Detailed concussion symptom analysis in a paediatric ED population.

University of Colorado School of Medicine, Department of Pediatrics, Section of Emergency Medicine, Aurora, CO, USA.
Brain Injury (Impact Factor: 1.51). 09/2011; 25(10):943-9. DOI: 10.3109/02699052.2011.597043
Source: PubMed

ABSTRACT To examine the frequency of acute mild traumatic brain injury (mTBI) symptoms in children using a concussion symptom inventory and to identify which symptoms are most useful in identifying mTBI. It was hypothesized that symptoms associated with mTBI are more common in children with head injury than orthopaedic injury and certain symptoms are more useful than others in identifying mTBI. Research design: Prospective case-control study conducted in a paediatric trauma centre emergency department.
Children of 6-18 years old with head injury or a minor extremity injury were enrolled. Symptoms were assessed using a graded symptom checklist. Symptom frequency was compared using a chi-square test. The association between individual symptoms with AMS was evaluated with logistic regression analysis.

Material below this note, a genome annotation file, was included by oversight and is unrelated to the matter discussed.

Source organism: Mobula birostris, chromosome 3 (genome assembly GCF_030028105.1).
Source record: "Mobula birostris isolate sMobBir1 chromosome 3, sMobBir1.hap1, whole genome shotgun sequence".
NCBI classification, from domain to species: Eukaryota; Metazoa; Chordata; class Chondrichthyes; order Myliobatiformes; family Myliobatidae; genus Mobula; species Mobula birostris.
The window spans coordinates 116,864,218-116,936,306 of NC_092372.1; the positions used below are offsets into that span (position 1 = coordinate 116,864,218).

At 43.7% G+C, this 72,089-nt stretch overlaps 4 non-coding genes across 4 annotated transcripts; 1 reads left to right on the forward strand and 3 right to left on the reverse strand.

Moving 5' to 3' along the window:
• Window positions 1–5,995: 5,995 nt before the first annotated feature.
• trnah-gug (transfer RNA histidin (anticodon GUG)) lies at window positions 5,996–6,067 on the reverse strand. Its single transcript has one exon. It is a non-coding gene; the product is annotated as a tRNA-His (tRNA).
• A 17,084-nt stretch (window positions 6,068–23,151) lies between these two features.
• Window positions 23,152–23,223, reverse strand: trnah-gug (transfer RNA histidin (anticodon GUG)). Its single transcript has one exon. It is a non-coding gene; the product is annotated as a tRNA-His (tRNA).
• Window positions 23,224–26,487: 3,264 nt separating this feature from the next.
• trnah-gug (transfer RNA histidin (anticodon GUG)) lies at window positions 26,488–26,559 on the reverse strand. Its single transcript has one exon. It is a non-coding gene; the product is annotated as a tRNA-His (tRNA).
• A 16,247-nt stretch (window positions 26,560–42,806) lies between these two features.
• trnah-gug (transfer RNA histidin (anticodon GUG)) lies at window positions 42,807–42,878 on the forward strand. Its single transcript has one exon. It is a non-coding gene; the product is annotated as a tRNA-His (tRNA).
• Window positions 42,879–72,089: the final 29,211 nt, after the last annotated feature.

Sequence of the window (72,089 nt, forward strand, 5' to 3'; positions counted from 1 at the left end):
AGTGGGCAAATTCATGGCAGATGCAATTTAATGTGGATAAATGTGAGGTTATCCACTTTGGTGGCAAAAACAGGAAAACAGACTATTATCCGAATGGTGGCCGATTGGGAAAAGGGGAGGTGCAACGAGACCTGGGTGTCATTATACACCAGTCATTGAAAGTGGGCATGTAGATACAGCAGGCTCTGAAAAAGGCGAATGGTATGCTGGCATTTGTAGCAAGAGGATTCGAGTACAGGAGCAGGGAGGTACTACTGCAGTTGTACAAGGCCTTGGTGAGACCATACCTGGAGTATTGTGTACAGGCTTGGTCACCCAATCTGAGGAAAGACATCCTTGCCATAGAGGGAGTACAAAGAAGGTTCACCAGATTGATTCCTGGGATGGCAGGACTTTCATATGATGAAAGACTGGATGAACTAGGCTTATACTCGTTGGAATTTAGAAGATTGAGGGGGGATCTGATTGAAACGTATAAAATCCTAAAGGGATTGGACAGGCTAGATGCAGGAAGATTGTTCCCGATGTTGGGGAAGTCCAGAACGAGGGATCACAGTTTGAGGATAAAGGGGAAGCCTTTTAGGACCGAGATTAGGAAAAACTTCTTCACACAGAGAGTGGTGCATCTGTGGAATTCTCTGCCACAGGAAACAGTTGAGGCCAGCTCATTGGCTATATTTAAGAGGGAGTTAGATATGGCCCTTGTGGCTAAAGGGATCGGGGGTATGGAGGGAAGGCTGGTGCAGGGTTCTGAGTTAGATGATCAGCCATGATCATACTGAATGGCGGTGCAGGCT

Children with head injury displayed more frequent symptoms than controls. Head-injured cases with altered mental status (AMS) demonstrated the most frequent and severe symptoms (median symptom scores: control = 1, cases without AMS = 5, cases with AMS = 10; p < 0.001). Headache, nausea, dizziness, blurred/double vision and not feeling 'sharp' were associated with AMS.
Symptoms associated with mTBI are more frequent in children with head injury. AMS magnifies this effect. A symptom inventory is integral to the evaluation of mTBI in children; a smaller set of dichotomized symptoms may be as useful as and more easily administered than lengthier symptom scales.

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